Canine Competitors Converge on Lompoc
As Olympic athletes and spectators flocked to London, dogs from all over the country gathered in Lompoc for the 54th and 55th annual Lompoc Kennel Club Dog Show. Beginning Thursday, July 26, and finishing Sunday, July 29, hounds, shepherds, spaniels, and terriers of all shapes and sizes were putting their best paws forward.
A total 1,200 dogs competed this year, representing 170 different breeds both well-known and rare. Clumber spaniels Darwin and Mimi were among the unique breeds, their long white coats brushed to perfection. Their owner, Jan Sutherland of Wildomar, California, has been breeding Clumbers for 20 years.
DIY-ers like Sutherland, who showed her own dogs, as well as hired handlers ran canines around the competition rings for the Saturday and Sunday all-breed competition. The dogs were brought from their crates or grooming tables surrounding the competition, or from parking lots filled with motor homes boasting championship titles from other competitions across the state and country.
One well-represented breed was Salukis, mid-sized sight hounds who have existed since the days of King Tutankhamen. The Sunday show boasted a judge that flew in from New Zealand for the Salukis as a representative of the international group at the show that also included judges from Australia, Canada, England, and Sweden.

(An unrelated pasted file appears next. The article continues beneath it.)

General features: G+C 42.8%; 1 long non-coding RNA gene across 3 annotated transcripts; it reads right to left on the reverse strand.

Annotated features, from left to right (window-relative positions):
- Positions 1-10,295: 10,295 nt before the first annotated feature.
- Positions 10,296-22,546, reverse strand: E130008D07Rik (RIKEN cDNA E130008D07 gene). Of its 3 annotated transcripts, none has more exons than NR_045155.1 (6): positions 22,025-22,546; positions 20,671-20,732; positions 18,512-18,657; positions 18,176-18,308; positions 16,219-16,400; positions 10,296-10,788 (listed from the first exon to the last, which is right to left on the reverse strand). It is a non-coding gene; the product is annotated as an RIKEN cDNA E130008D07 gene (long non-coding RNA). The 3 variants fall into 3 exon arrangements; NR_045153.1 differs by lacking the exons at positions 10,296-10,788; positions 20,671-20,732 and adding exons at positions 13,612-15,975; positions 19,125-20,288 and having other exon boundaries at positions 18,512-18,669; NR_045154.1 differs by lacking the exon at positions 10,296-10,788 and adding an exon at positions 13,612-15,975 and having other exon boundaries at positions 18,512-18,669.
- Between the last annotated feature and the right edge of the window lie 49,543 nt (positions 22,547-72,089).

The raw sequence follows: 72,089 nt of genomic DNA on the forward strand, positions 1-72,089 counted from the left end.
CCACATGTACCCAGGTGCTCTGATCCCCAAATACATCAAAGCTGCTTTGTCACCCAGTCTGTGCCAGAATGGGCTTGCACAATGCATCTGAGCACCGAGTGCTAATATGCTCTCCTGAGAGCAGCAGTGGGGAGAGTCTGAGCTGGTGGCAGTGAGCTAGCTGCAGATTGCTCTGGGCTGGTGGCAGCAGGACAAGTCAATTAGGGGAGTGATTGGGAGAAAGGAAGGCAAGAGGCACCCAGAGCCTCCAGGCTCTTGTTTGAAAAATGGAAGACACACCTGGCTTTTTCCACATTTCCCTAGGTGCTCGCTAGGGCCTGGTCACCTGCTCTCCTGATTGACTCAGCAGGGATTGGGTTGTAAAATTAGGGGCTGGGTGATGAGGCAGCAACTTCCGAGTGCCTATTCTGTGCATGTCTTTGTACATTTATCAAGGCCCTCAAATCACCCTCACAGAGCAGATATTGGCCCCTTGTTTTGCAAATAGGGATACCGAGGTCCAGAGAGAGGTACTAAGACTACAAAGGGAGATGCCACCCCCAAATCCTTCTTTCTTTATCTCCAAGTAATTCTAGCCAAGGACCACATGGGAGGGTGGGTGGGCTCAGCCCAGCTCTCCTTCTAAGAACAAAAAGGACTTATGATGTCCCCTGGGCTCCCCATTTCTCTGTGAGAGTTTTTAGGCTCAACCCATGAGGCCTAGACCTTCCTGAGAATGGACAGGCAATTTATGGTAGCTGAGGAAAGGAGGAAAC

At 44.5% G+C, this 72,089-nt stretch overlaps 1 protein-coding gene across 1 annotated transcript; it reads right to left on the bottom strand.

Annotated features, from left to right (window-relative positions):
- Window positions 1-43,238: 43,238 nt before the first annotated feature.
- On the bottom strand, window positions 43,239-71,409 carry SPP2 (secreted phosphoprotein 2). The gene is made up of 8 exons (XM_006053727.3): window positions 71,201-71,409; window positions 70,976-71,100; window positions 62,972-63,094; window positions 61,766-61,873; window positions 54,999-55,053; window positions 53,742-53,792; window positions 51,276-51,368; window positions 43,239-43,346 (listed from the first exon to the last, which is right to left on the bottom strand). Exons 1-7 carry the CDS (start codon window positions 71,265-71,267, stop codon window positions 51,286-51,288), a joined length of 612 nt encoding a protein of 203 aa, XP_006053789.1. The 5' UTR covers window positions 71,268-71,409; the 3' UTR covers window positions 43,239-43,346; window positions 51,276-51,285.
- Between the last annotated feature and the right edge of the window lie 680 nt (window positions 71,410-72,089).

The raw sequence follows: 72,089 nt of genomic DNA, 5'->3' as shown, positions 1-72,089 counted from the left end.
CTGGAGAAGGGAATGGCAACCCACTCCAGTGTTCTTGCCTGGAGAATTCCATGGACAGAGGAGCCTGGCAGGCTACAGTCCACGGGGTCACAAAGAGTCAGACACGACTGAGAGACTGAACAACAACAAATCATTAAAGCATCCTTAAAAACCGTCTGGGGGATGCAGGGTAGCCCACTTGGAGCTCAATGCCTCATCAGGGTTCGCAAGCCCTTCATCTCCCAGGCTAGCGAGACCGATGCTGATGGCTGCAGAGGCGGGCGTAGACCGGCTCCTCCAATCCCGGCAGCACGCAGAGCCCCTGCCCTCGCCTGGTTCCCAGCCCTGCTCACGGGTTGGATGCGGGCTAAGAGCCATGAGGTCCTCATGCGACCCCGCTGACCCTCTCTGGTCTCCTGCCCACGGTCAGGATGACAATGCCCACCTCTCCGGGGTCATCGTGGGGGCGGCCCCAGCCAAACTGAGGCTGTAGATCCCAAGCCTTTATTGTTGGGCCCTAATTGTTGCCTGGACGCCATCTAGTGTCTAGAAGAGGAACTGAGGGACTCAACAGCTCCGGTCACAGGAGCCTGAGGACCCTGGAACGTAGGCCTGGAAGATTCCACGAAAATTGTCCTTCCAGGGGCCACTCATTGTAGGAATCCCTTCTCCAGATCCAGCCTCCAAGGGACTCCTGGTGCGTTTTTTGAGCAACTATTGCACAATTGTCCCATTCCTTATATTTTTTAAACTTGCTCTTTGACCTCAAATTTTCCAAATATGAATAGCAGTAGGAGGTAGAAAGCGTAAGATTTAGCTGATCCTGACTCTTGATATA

“Lompoc is famous among Saluki people,” said Lesley Brabyn of Bodega, California. “You often hear us saying to one another, ‘see you in Lompoc!’”
“And the coastal breeze makes their hair blow in the wind,” added Susan Hulsizer of Davis, California, indicating the luxurious hair that covers the Saluki’s ears.
This annual event packs Lompoc to overflowing, with all the area motels filled to capacity and 120 motor homes and trailers filling the parking lot of Ryon Park, where the show takes place. Pete DeSoto, Lompoc Kennel Club President since 1971 estimates that for every dog, there were three people present: a breeder, a groomer, and a handler, putting the total population increase at approximately 3,000.
“It would really behoove the city to continue having the show here,” said DeSoto, “this event brings in more money than any other event in the city.”
Indeed, a Lompoc Chamber of Commerce study discovered that the Dog Show surpasses all other Lompoc festivities, bringing in approximately $1.5 million in the form of bed taxes, restaurant bills, and other purchases.
The city of Lompoc has spent a lot of time recently ridding Ryon Park of gophers that could jeopardize the ankles of dogs and their handlers. In preparation for next year’s show, there is still some work to be done to repair the grounds due to tunnel collapse.
“The city’s done a super job so far of killing the gophers,” said DeSoto, “Hopefully we’ll have a great showground next year.”